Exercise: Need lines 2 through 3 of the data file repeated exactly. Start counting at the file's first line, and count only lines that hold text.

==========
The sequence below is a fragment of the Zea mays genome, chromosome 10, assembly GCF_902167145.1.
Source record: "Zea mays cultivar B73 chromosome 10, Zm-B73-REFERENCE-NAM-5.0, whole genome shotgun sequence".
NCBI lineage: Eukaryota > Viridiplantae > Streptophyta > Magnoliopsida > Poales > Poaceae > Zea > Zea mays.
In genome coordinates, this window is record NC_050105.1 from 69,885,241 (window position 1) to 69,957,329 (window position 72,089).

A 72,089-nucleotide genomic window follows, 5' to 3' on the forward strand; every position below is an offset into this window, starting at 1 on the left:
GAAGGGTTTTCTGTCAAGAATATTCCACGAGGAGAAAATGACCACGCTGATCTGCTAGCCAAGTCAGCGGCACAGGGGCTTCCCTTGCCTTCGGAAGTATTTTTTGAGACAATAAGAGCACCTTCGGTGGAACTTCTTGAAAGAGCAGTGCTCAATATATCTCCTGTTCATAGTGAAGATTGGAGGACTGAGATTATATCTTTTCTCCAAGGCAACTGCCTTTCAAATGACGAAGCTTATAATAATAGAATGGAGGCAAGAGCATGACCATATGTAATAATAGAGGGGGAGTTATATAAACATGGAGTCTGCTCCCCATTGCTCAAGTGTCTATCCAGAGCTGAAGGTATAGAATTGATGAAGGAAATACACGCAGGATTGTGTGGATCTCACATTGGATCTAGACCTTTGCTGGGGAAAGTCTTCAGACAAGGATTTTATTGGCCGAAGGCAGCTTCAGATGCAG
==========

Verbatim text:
Source record: "Zea mays cultivar B73 chromosome 10, Zm-B73-REFERENCE-NAM-5.0, whole genome shotgun sequence".
NCBI lineage: Eukaryota > Viridiplantae > Streptophyta > Magnoliopsida > Poales > Poaceae > Zea > Zea mays.